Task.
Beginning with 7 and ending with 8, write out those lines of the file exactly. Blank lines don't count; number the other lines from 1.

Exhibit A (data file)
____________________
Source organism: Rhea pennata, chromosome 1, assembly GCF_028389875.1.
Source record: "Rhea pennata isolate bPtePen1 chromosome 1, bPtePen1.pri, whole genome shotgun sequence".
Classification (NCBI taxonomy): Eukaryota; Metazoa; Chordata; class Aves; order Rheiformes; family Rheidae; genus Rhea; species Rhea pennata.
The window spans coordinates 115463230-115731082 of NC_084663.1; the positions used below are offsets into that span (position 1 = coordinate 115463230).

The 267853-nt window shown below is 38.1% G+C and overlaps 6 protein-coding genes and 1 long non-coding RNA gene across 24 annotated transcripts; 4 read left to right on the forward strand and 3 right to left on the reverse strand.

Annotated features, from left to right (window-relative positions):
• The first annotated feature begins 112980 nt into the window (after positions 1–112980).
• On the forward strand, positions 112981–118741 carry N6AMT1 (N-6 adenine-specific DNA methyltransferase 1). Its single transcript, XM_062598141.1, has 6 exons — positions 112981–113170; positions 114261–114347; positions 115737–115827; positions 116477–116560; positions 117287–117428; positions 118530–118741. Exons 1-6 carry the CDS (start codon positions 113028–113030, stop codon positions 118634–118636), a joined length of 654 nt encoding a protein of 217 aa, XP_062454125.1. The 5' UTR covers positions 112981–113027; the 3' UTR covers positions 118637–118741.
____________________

• The first annotated feature begins 112980 nt into the window (after positions 1–112980).
• On the forward strand, positions 112981–118741 carry N6AMT1 (N-6 adenine-specific DNA methyltransferase 1). Its single transcript, XM_062598141.1, has 6 exons — positions 112981–113170; positions 114261–114347; positions 115737–115827; positions 116477–116560; positions 117287–117428; positions 118530–118741. Exons 1-6 carry the CDS (start codon positions 113028–113030, stop codon positions 118634–118636), a joined length of 654 nt encoding a protein of 217 aa, XP_062454125.1. The 5' UTR covers positions 112981–113027; the 3' UTR covers positions 118637–118741.